“I chose to focus on expanding the personal finance curriculum within the services that I offer to the Midshipmen,” explains the University of Virginia grad. “Drawing directly from my investing, finance, and accounting classes, I developed a completely revamped formal education program supported by more robust financial/economic principles and methods. The new program has been a success and led to the establishment of a mandatory education program for the school…As an USNA graduate myself, I have been so humbled and blessed to help students start their adult life on the right foot.”
Maybe the biggest lessons came from the experience of being an adult student. Before business school, many Best & Brightest had neatly compartmentalized their lives between work, family, and interests. When readings, projects, and tests were tossed into the mix, the lives they’d manage to keep separate quickly collided. As they pursued their degrees, life naturally happened. They earned promotions and moved across the country. They had babies and endured sleepless nights. Some suffered medical mishaps like COVID or watched helplessly as parents faded away. All the while, they pinballed between daunting travel schedules and inflexible deadlines. Many times, they started their days at 5:00 a.m. and didn’t sleep until 21 hours later.
The MBA stretched these students to their limits – and many had doubts. Georgetown University’s Pamela Wilson described it as a “giant game of whack-a-mole” that’s constantly interrupted by situations that no one could anticipate. For Taras Panasenko, that disruption took the form of Russia’s invasion of his native Ukraine, which resulted in everything from losing power to dodging missiles. During Tracy Bourke’s first year, she was diagnosed with blood cancer. A year later, the NYU Stern grad says, she is cancer-free – and brings a new-found energy and purpose to her life.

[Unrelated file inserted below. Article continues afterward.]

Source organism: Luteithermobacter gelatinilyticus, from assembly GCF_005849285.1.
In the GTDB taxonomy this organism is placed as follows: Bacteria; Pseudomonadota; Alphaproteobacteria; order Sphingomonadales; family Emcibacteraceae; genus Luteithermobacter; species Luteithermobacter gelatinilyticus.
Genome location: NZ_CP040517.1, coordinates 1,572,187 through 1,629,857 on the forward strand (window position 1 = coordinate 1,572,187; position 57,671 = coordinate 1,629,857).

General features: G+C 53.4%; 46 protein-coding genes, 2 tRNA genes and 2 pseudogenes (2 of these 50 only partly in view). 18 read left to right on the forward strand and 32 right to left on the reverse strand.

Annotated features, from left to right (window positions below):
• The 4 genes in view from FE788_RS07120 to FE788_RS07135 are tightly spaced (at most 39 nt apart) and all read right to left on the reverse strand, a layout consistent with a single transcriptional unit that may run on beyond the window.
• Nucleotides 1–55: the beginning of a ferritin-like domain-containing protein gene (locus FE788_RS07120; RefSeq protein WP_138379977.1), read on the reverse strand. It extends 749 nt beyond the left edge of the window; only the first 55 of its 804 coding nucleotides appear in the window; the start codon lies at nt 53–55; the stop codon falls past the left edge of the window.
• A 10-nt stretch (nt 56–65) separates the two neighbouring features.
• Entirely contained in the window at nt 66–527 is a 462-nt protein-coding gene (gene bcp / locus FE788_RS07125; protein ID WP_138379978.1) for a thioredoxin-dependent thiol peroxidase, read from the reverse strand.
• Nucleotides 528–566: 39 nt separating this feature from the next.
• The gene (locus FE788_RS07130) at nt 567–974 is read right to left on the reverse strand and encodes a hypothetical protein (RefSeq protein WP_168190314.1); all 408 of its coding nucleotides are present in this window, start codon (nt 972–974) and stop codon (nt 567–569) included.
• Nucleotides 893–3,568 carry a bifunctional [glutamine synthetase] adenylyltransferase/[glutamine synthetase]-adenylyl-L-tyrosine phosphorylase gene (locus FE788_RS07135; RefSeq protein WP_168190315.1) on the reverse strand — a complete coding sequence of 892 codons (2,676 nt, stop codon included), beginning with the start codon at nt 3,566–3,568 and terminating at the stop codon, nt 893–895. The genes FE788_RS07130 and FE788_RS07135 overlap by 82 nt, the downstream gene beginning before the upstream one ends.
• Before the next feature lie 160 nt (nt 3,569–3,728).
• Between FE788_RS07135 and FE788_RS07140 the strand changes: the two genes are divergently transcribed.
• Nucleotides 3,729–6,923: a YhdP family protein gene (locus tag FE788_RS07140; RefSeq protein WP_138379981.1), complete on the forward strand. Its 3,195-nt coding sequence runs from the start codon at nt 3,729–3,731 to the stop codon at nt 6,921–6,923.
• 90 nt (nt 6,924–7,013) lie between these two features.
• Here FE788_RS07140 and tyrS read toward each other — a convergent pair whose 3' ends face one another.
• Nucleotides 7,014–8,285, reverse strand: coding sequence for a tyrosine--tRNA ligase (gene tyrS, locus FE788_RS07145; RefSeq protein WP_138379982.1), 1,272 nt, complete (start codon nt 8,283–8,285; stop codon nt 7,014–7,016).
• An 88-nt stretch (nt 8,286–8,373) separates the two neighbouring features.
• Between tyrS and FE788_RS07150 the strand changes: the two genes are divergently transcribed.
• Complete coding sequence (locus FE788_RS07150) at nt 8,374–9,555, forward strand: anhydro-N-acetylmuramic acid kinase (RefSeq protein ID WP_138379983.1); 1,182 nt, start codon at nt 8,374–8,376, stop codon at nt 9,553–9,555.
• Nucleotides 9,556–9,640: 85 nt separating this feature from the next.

“While I was passionate about business school from the get-go, this experience supercharged my interest in creating a career (and life!) with impact and value. I’ve already been able to bring a renewed determination, resilience, and focus to my school and work.”
DOING HOMEWORK THE SAME TIME AS DADDY
Some might say that an MBA is a degree in perseverance – a measure of stamina as much as time management. Each Best & Brightest EMBA found a different way to make it work. Alex Fite, a graduate of the University of Michigan’s Ross School, used an app that converted textbooks and articles into narrated readings that she absorbed during commutes. On the other hand, Matthew Lutch would devote Thursday nights to watching Dancing with the Stars reruns with his wife – “who was juggling 99% of everything else.” Ask the Class of 2023 and they will you: an executive MBA just won’t work without constant communication and buy-in from loved ones. That’s why Lara Adesokan sat down with her three children. She let them that she wanted to return to school and explained how it would benefit their family. All the while, she explained the changes and sacrifices that might be involved.
Their response: Go for it!